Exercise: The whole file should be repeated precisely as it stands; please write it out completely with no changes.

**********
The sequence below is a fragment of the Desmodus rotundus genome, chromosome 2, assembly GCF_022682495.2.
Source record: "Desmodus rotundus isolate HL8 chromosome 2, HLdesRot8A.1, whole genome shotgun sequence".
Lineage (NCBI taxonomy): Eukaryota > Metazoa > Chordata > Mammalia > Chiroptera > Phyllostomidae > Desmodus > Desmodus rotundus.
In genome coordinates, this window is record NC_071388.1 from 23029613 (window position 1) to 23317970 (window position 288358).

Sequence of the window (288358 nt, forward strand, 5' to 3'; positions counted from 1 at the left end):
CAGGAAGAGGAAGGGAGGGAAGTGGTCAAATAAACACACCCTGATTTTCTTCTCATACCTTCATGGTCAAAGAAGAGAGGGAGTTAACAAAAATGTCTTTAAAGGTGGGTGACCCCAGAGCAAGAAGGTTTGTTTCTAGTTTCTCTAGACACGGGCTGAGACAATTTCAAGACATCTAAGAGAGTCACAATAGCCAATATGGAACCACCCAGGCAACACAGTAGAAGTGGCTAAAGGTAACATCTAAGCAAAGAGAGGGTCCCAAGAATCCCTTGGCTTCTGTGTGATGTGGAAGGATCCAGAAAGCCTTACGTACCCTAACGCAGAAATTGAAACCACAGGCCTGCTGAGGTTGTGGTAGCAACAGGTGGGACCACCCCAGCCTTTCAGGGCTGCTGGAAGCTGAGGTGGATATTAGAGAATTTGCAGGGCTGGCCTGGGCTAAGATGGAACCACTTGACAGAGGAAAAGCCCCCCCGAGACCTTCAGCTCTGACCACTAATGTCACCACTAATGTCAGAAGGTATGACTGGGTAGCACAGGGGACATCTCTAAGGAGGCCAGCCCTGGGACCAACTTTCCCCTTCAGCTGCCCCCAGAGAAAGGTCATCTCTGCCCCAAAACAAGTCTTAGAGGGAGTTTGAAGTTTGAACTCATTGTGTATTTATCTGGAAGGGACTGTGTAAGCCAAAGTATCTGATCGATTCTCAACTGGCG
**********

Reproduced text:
The sequence below is a fragment of the Desmodus rotundus genome, chromosome 2, assembly GCF_022682495.2.
Source record: "Desmodus rotundus isolate HL8 chromosome 2, HLdesRot8A.1, whole genome shotgun sequence".
Lineage (NCBI taxonomy): Eukaryota > Metazoa > Chordata > Mammalia > Chiroptera > Phyllostomidae > Desmodus > Desmodus rotundus.
In genome coordinates, this window is record NC_071388.1 from 23029613 (window position 1) to 23317970 (window position 288358).

Sequence of the window (288358 nt, forward strand, 5' to 3'; positions counted from 1 at the left end):
CAGGAAGAGGAAGGGAGGGAAGTGGTCAAATAAACACACCCTGATTTTCTTCTCATACCTTCATGGTCAAAGAAGAGAGGGAGTTAACAAAAATGTCTTTAAAGGTGGGTGACCCCAGAGCAAGAAGGTTTGTTTCTAGTTTCTCTAGACACGGGCTGAGACAATTTCAAGACATCTAAGAGAGTCACAATAGCCAATATGGAACCACCCAGGCAACACAGTAGAAGTGGCTAAAGGTAACATCTAAGCAAAGAGAGGGTCCCAAGAATCCCTTGGCTTCTGTGTGATGTGGAAGGATCCAGAAAGCCTTACGTACCCTAACGCAGAAATTGAAACCACAGGCCTGCTGAGGTTGTGGTAGCAACAGGTGGGACCACCCCAGCCTTTCAGGGCTGCTGGAAGCTGAGGTGGATATTAGAGAATTTGCAGGGCTGGCCTGGGCTAAGATGGAACCACTTGACAGAGGAAAAGCCCCCCCGAGACCTTCAGCTCTGACCACTAATGTCACCACTAATGTCAGAAGGTATGACTGGGTAGCACAGGGGACATCTCTAAGGAGGCCAGCCCTGGGACCAACTTTCCCCTTCAGCTGCCCCCAGAGAAAGGTCATCTCTGCCCCAAAACAAGTCTTAGAGGGAGTTTGAAGTTTGAACTCATTGTGTATTTATCTGGAAGGGACTGTGTAAGCCAAAGTATCTGATCGATTCTCAACTGGCG